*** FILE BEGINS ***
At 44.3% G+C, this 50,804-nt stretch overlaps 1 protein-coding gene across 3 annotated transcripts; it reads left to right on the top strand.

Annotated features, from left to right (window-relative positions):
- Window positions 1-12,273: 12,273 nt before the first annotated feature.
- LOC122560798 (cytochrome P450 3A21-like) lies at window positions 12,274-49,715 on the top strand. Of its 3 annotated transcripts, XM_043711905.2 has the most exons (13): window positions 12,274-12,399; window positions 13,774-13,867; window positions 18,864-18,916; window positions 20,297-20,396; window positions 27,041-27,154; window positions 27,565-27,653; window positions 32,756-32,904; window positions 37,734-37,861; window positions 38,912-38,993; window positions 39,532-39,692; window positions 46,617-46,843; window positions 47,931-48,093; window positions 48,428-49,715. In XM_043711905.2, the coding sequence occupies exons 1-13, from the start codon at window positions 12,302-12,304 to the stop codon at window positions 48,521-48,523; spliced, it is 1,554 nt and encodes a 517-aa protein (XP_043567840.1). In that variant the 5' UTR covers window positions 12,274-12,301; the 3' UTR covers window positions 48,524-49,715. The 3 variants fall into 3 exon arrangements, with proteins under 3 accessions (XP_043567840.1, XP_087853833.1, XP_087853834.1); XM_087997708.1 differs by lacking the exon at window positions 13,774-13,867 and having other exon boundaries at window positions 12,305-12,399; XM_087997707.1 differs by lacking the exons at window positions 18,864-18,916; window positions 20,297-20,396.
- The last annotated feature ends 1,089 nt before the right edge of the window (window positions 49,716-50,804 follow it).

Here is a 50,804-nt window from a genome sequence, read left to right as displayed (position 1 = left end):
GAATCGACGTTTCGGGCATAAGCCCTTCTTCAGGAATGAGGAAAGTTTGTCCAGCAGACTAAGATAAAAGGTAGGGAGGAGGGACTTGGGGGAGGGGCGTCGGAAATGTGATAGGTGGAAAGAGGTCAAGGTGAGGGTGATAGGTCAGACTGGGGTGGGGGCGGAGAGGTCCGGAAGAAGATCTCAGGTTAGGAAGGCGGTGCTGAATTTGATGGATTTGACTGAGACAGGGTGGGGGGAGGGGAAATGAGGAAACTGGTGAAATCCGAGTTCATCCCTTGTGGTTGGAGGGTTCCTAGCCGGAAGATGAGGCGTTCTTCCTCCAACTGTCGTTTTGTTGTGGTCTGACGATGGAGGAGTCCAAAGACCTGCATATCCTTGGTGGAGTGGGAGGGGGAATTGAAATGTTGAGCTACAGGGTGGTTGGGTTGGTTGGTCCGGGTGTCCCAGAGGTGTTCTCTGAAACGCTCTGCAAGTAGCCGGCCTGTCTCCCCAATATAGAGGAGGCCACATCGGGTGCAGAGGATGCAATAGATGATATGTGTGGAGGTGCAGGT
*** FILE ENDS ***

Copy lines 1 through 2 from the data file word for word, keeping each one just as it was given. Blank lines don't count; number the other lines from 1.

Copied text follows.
At 44.3% G+C, this 50,804-nt stretch overlaps 1 protein-coding gene across 3 annotated transcripts; it reads left to right on the top strand.

Annotated features, from left to right (window-relative positions):